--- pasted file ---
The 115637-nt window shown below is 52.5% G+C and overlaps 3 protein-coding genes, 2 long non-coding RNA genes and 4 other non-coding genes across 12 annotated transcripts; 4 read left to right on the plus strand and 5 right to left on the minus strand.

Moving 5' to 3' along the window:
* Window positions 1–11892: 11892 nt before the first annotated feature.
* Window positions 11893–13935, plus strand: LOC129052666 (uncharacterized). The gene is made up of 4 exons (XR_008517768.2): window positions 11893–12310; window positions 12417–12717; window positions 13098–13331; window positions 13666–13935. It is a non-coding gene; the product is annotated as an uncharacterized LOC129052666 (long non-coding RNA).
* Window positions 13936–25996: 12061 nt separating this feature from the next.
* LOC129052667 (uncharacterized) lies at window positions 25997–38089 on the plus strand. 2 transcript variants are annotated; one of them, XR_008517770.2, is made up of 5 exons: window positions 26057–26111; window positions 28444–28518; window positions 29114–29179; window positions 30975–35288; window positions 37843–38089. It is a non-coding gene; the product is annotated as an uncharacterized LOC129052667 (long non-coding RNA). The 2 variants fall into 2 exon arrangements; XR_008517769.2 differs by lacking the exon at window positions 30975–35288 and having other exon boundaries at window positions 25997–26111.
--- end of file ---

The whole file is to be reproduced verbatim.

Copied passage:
The 115637-nt window shown below is 52.5% G+C and overlaps 3 protein-coding genes, 2 long non-coding RNA genes and 4 other non-coding genes across 12 annotated transcripts; 4 read left to right on the plus strand and 5 right to left on the minus strand.

Moving 5' to 3' along the window:
* Window positions 1–11892: 11892 nt before the first annotated feature.
* Window positions 11893–13935, plus strand: LOC129052666 (uncharacterized). The gene is made up of 4 exons (XR_008517768.2): window positions 11893–12310; window positions 12417–12717; window positions 13098–13331; window positions 13666–13935. It is a non-coding gene; the product is annotated as an uncharacterized LOC129052666 (long non-coding RNA).
* Window positions 13936–25996: 12061 nt separating this feature from the next.
* LOC129052667 (uncharacterized) lies at window positions 25997–38089 on the plus strand. 2 transcript variants are annotated; one of them, XR_008517770.2, is made up of 5 exons: window positions 26057–26111; window positions 28444–28518; window positions 29114–29179; window positions 30975–35288; window positions 37843–38089. It is a non-coding gene; the product is annotated as an uncharacterized LOC129052667 (long non-coding RNA). The 2 variants fall into 2 exon arrangements; XR_008517769.2 differs by lacking the exon at window positions 30975–35288 and having other exon boundaries at window positions 25997–26111.